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  1. ABSTRACT

    Hydrogen-rich Type II supernovae (SNe II) are the most frequently observed class of core-collapse SNe (CCSNe). However, most studies that analyse large samples of SNe II lack events with absolute peak magnitudes brighter than −18.5 mag at rest-frame optical wavelengths. Thanks to modern surveys, the detected number of such luminous SNe II (LSNe II) is growing. There exist several mechanisms that could produce luminous SNe II. The most popular propose either the presence of a central engine (a magnetar gradually spinning down or a black hole accreting fallback material) or the interaction of supernova ejecta with circumstellar material (CSM) that turns kinetic energy into radiation energy. In this work, we study the light curves and spectral series of a small sample of six LSNe II that show peculiarities in their H α profile, to attempt to understand the underlying powering mechanism. We favour an interaction scenario with CSM that is not dense enough to be optically thick to electron scattering on large scales – thus, no narrow emission lines are observed. This conclusion is based on the observed light curve (higher luminosity, fast decline, blue colours) and spectral features (lack of persistent narrow lines, broad H α emission, lack of H α absorption, weak, or non-existent metal lines) together with comparison to other luminous events available in the literature. We add to the growing evidence that transients powered by ejecta–CSM interaction do not necessarily display persistent narrow emission lines.

     
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  2. Abstract

    Using data from the Complete Nearby (redshiftzhost< 0.02) sample of Type Ia Supernovae (CNIa0.02), we find a linear relation between two parameters derived from theBVcolor curves of Type Ia supernovae: thecolor stretchsBVand the rising color slopes0*(BV)after the peak, and this relation applies to the full range ofsBV. ThesBVparameter is known to be tightly correlated with the peak luminosity, especially forfast decliners(dim Type Ia supernovae), and the luminosity correlation withsBVis markedly better than with the classic light-curve width parameters such as Δm15(B). Thus, our new linear relation can be used to infer peak luminosity froms0*. UnlikesBV(or Δm15(B)), the measurement ofs0*(BV)does not rely on a well-determined time of light-curve peak or color maximum, making it less demanding on the light-curve coverage than past approaches.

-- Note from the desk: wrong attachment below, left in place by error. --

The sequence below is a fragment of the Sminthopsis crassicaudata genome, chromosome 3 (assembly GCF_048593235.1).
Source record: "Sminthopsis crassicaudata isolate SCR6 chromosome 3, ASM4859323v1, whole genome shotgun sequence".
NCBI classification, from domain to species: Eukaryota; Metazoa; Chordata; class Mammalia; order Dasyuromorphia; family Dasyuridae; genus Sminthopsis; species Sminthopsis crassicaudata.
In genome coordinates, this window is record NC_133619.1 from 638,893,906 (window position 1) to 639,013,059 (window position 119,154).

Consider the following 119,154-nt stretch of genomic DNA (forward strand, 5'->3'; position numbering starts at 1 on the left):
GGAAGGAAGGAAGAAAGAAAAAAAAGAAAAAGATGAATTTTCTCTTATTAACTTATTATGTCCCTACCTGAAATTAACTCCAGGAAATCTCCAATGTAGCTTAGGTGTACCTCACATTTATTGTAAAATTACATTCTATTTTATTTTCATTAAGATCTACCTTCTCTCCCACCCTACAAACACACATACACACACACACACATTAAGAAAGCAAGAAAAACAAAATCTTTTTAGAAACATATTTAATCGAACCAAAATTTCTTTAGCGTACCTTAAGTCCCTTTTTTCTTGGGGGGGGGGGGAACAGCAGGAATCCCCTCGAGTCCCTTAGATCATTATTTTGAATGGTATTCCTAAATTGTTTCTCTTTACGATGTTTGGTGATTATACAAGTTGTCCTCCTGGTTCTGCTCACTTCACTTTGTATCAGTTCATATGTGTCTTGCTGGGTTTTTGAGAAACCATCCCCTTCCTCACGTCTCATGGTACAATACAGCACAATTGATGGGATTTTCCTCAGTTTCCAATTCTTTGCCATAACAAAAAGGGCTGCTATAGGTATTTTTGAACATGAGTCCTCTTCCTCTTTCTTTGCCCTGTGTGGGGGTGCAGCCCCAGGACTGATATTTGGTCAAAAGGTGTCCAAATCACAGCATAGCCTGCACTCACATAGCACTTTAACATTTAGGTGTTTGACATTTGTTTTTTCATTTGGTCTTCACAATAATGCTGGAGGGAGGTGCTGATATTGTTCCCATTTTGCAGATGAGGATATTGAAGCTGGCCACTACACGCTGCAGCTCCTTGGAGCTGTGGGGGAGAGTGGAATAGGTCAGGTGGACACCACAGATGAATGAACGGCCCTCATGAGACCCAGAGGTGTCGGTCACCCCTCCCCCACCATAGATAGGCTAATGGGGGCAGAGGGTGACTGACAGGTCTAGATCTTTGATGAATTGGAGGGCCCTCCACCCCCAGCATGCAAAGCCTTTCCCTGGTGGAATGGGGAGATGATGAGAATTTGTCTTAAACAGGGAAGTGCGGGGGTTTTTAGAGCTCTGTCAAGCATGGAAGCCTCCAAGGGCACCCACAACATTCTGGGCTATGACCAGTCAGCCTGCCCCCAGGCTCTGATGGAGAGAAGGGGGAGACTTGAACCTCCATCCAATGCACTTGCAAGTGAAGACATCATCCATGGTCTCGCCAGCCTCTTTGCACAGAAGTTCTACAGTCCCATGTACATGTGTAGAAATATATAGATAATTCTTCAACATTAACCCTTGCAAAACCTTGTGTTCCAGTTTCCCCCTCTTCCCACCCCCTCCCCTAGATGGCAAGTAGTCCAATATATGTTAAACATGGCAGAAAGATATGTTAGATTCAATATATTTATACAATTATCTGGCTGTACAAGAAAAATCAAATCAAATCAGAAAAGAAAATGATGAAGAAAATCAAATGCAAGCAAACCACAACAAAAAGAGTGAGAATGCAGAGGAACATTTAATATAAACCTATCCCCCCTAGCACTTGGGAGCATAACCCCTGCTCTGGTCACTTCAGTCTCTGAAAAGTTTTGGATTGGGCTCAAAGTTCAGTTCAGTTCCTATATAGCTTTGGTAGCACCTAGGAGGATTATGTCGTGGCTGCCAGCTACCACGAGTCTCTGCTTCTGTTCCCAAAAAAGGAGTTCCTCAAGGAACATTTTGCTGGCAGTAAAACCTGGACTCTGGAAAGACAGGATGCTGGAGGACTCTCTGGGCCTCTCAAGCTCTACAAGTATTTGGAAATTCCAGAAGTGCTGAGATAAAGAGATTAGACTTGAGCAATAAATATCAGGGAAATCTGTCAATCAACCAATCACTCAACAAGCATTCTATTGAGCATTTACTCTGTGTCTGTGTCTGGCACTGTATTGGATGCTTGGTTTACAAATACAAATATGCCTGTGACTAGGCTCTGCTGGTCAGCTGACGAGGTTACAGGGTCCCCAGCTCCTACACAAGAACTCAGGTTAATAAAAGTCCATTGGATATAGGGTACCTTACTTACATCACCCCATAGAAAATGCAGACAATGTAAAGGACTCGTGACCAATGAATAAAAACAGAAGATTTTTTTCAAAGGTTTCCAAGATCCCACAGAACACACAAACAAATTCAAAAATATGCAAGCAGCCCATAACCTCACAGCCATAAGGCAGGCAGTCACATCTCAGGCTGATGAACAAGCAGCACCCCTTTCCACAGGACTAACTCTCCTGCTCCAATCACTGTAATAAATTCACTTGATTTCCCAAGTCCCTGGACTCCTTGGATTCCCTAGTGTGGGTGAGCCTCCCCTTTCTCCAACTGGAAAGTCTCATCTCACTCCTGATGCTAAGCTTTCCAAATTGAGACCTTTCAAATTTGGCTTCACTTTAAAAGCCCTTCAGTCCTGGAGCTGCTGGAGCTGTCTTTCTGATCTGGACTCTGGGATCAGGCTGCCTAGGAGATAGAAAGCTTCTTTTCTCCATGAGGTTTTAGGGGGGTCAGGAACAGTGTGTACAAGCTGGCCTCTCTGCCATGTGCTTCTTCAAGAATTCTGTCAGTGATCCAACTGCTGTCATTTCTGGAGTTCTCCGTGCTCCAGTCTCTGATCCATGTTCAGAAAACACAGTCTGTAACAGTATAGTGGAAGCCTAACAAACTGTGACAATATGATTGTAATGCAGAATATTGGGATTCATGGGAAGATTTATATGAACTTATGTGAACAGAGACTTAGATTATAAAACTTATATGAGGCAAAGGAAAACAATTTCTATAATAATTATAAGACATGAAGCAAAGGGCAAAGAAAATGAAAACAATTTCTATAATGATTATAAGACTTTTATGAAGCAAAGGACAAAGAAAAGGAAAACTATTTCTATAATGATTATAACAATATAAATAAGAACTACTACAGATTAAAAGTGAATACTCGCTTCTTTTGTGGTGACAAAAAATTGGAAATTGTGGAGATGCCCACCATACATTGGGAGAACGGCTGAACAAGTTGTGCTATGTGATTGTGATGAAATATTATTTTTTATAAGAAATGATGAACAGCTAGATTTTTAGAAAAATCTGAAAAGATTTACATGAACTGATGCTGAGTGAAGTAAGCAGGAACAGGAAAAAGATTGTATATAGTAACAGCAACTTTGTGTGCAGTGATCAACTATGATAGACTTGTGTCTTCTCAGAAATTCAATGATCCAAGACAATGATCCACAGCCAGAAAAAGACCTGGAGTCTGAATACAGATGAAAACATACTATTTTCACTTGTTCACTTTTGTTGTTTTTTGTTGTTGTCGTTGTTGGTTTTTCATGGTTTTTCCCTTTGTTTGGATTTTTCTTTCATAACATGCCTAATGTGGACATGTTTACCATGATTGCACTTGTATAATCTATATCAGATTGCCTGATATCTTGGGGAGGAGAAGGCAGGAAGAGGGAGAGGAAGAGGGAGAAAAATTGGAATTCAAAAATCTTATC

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  3. null (Ed.)
    ABSTRACT We present the photometric and spectroscopic evolution of supernova (SN) 2019cad during the first ∼100 d from explosion. Based on the light-curve morphology, we find that SN 2019cad resembles the double-peaked Type Ib/c SN 2005bf and the Type Ic PTF11mnb. Unlike those two objects, SN 2019cad also shows the initial peak in the redder bands. Inspection of the g-band light curve indicates the initial peak is reached in ∼8 d, while the r-band peak occurred ∼15 d post-explosion. A second and more prominent peak is reached in all bands at ∼45 d past explosion, followed by a fast decline from ∼60 d. During the first 30 d, the spectra of SN 2019cad show the typical features of a Type Ic SN, however, after 40 d, a blue continuum with prominent lines of Si ii λ6355 and C ii λ6580 is observed again. Comparing the bolometric light curve to hydrodynamical models, we find that SN 2019cad is consistent with a pre-SN mass of 11 M⊙, and an explosion energy of 3.5 × 1051 erg. The light-curve morphology can be reproduced either by a double-peaked 56Ni distribution with an external component of 0.041 M⊙, and an internal component of 0.3 M⊙ or a double-peaked 56Ni distribution plus magnetar model (P ∼ 11 ms and B ∼ 26 × 1014 G). If SN 2019cad were to suffer from significant host reddening (which cannot be ruled out), the 56Ni model would require extreme values, while the magnetar model would still be feasible.